World hooked on to developments in Spain
The situation in Spain came to a head this week with the Catalonian leadership finally declaring the region’s independence from Spain. As thousands of Catalonians celebrated the regional parliament’s vote, the Spanish national senate voted overwhelmingly to approve Article 155 powers allowing Barcelona’s authority to be removed in an attempt to stop independence in its tracks. T he fast unfolding developments in Spain kept the world hooked and stayed on as the top focus of global media. The Guardian lamented the fact that matters in Catalonia were allowed to spiral out of control. “There is no doubt that the Catalan leadership acted illegally in holding the referendum. There can equally be no doubt that Madrid turned a blind eye to legal and civil rights when it dismissed criticism of police brutality in the anti-referendum operations. It is beyond question that a legal response is inadequate to fix this problem: the Belgian prime minister, Charles Michel, was right to remind Spain that a political crisis can only be solved through dialogue. Madrid’s inept and tonedeaf response to the independence movement has inflamed the cause, not dampened the fire. Matters should never have got to this stage. They should go no further. Economic damage is already evident; the damage to the social fabric of Spain, and Catalonia in particular, is equally obvious and, in the long run, may prove harder to repair. But when tempers are so heated it is clear that this crisis is likely to get worse before it gets better. How much more will be destroyed before the flames are beaten down?,” the paper asked.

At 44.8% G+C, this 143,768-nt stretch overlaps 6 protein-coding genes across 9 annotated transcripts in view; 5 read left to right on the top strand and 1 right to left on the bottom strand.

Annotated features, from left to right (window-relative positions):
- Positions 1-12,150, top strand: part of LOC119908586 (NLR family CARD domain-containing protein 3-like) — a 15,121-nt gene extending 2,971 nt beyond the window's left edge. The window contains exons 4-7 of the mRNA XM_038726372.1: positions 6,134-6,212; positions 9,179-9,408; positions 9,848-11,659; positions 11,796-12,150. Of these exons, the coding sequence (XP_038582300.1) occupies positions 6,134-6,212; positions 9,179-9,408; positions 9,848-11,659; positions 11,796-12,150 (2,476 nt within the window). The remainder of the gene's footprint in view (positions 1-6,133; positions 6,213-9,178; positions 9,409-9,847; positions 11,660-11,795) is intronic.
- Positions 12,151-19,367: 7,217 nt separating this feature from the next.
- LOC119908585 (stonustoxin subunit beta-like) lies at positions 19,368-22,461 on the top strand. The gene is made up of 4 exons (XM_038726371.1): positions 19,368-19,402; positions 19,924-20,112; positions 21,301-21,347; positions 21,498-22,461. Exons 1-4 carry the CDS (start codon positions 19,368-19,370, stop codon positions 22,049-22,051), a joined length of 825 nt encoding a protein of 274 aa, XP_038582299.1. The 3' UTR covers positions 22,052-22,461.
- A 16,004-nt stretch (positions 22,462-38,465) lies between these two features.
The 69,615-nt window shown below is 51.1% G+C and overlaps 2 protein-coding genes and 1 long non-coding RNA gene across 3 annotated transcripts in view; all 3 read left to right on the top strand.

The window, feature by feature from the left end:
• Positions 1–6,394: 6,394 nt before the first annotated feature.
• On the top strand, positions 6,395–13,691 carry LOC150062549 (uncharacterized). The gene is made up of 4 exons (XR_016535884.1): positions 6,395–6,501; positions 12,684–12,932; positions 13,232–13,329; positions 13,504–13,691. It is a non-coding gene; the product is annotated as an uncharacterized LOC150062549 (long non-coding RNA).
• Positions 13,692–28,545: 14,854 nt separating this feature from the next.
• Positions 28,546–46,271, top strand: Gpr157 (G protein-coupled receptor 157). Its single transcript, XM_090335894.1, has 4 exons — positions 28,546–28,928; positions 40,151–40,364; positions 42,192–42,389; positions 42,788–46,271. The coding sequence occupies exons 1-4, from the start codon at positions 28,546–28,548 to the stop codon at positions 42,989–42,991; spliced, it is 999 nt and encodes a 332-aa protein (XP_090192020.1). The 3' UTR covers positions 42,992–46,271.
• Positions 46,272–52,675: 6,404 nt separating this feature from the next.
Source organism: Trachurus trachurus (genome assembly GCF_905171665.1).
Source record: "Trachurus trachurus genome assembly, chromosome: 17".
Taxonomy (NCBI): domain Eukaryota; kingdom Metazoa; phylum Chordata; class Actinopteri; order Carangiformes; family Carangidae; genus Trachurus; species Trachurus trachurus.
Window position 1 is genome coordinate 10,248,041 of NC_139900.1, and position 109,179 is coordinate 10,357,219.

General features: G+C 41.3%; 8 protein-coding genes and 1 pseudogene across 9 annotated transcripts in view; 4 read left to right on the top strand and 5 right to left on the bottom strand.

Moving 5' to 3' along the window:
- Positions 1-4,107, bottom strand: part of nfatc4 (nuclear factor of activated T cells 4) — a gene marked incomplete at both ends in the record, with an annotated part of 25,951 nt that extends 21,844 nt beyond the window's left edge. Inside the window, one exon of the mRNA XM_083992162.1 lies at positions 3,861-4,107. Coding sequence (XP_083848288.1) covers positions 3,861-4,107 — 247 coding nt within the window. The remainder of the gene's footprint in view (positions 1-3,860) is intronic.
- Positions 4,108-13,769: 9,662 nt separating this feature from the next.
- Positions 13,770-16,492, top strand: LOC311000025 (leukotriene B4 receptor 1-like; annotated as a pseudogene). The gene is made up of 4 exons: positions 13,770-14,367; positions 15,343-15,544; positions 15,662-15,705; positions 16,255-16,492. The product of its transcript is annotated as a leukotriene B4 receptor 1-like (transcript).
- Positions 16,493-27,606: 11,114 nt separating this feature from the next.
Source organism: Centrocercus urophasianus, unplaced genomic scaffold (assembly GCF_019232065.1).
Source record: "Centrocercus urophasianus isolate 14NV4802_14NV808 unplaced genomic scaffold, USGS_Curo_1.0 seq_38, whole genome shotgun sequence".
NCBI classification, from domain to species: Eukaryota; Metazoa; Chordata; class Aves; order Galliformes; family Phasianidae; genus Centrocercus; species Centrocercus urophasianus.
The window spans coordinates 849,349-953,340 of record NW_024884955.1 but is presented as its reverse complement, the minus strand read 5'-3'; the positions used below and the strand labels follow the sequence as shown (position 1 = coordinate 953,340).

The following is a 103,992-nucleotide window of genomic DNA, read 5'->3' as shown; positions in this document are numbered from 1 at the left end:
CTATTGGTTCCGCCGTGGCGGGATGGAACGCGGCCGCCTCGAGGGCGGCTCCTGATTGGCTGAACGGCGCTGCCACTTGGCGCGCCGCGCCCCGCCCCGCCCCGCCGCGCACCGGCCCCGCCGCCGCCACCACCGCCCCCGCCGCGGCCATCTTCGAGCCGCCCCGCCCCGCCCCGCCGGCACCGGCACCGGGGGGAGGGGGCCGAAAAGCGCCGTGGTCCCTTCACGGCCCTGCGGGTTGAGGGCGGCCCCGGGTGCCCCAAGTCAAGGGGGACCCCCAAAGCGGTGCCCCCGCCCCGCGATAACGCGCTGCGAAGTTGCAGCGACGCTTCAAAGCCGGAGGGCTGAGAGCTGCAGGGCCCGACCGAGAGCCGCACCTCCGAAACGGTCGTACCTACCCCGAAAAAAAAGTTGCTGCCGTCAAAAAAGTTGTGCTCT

In a hard-hitting op-ed, Washington Post advocated the practice of pragmatism to deal with the crisis. The paper explained, “Spain is in crisis, and the steps both sides take over the next few weeks will have an impact on this country and all of Europe for years to come. For Catalonia to ensure a stable future for its people, the silent majority will need to find its voice and bring seny (pragmatism) back to the heart of Catalan and Spanish society. That means voting for new leadership on December 21 that will represent all Catalans, not just the ones who will stop at nothing short of independence. That means the politicians of Madrid need to be less hard-line and more willing to listen.”
Noting that Catalonia’s declaration of independence has come too soon, The Independent editorialised, “The peaceful route to sustainable independence for Catalonia is to work towards a referendum by agreement with the central government in Madrid, in which both sides would respect the outcome. Sadly, that option has not been possible, partly because the Madrid government is too influenced by the history of the Civil War (in which demands for Catalan independence played a part on the Republican side) and by the more recent experience of fighting Eta terrorists seeking Basque independence (whose violence alienated most of the Basque population).” Financial Times warned against the dangers of confrontation. “Some Catalan ministers have signalled they will refuse to recognise directives by the Spanish government this weekend removing them from office. Activists have promised to take to the streets and defend ministers as they try and return to work. There has long been fear that the imposition of direct rule would lead to a sustained campaign of opposition to Madrid,” the paper said.